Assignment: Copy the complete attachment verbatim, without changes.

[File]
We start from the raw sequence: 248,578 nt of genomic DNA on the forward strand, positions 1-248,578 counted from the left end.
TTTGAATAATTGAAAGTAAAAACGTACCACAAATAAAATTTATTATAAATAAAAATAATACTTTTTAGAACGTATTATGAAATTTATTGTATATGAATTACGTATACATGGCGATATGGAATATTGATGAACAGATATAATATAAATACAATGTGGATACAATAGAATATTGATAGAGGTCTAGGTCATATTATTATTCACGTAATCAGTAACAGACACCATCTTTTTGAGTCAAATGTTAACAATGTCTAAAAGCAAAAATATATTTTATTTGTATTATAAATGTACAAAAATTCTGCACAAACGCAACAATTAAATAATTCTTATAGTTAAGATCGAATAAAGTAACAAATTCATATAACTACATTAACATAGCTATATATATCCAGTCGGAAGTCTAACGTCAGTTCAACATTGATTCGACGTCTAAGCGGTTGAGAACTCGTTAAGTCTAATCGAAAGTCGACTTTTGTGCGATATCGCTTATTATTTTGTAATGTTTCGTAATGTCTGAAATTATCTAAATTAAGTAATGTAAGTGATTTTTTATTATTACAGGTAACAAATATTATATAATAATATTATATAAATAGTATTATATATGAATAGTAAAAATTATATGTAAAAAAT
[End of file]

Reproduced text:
We start from the raw sequence: 248,578 nt of genomic DNA on the forward strand, positions 1-248,578 counted from the left end.
TTTGAATAATTGAAAGTAAAAACGTACCACAAATAAAATTTATTATAAATAAAAATAATACTTTTTAGAACGTATTATGAAATTTATTGTATATGAATTACGTATACATGGCGATATGGAATATTGATGAACAGATATAATATAAATACAATGTGGATACAATAGAATATTGATAGAGGTCTAGGTCATATTATTATTCACGTAATCAGTAACAGACACCATCTTTTTGAGTCAAATGTTAACAATGTCTAAAAGCAAAAATATATTTTATTTGTATTATAAATGTACAAAAATTCTGCACAAACGCAACAATTAAATAATTCTTATAGTTAAGATCGAATAAAGTAACAAATTCATATAACTACATTAACATAGCTATATATATCCAGTCGGAAGTCTAACGTCAGTTCAACATTGATTCGACGTCTAAGCGGTTGAGAACTCGTTAAGTCTAATCGAAAGTCGACTTTTGTGCGATATCGCTTATTATTTTGTAATGTTTCGTAATGTCTGAAATTATCTAAATTAAGTAATGTAAGTGATTTTTTATTATTACAGGTAACAAATATTATATAATAATATTATATAAATAGTATTATATATGAATAGTAAAAATTATATGTAAAAAAT